Two main pieces of data have created a new field in cardiac research. First, the traditional view on the heart as a postmitotic organ has been challenged by the finding of small dividing cells in the heart expressing cardiac contractile proteins with stem cell properties and, second, cellular therapy of the diseased heart using a variety of different cells has shown encouraging effects on cardiac function. These findings immediately raise questions like "what is the identity and origin of the cardiac progenitor cells?","which molecular factors are involved in their mobilization and differentiation?", and "can these cells repair the damaged heart?" This review will address the state of current answers to these questions.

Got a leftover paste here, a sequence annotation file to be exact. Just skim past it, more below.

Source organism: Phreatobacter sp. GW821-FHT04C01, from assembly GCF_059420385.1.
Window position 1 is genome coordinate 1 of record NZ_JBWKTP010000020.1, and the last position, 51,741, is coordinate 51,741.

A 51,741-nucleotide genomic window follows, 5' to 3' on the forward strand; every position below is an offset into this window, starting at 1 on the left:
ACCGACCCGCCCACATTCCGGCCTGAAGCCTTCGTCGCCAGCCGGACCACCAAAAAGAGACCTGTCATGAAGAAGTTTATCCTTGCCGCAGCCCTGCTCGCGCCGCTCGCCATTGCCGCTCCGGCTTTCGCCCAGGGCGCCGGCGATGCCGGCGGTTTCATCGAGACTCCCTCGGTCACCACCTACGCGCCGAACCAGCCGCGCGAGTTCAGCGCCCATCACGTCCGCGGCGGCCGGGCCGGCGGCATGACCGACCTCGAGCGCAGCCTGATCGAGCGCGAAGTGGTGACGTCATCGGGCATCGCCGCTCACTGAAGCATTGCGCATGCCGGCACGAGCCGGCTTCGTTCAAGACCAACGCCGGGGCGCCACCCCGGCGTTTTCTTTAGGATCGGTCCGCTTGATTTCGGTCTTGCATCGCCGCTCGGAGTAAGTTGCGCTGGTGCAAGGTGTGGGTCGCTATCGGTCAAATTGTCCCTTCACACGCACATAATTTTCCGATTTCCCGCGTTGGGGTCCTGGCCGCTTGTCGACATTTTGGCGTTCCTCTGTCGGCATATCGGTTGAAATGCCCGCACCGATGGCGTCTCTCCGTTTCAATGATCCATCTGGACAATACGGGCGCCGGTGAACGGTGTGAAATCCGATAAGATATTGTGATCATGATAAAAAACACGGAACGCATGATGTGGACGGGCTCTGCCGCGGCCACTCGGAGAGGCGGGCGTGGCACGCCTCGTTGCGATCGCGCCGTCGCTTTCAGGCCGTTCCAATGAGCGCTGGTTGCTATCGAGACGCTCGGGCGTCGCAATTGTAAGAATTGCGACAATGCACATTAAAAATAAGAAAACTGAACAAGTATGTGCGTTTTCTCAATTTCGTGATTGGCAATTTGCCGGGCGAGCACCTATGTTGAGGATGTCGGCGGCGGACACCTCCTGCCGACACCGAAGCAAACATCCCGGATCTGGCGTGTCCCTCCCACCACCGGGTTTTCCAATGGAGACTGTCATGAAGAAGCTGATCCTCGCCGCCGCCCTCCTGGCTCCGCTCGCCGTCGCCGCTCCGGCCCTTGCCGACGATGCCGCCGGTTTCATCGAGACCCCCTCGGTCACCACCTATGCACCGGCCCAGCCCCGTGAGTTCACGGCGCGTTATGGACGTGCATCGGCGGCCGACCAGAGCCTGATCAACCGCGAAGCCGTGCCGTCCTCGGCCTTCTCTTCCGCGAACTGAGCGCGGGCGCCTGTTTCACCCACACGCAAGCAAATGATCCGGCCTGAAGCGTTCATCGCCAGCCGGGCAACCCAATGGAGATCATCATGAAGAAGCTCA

Emerging evidence suggests that several subpopulations of cardiac stem or progenitor cells (CPCs) reside within the adult heart. CPCs with the ability to differentiate into all the constituent cells in the adult heart including cardiac myocytes, vascular smooth muscle and endothelial cells have been identified. Valuable knowledge has been obtained from the large number of animal studies and a number of small clinical trials that have utilized a variety of adult stem cells for regenerating infarcted hearts. However, contradictory reports on the regenerative potential of the CPCs exist, and the mechanisms behind the reported hemodynamic effects are intensely debated. Besides directly replenishing cardiac tissue, CPCs could also function by stimulating angiogenesis and improving survival of existing cells by secretion of paracrine factors. With this review we suggest that a better understanding of CPC biology will be pivotal for progressing therapeutic cardiac regeneration. This includes an extended knowledge of the molecular mechanisms behind their mobilization, differentiation, survival and integration in the myocardium.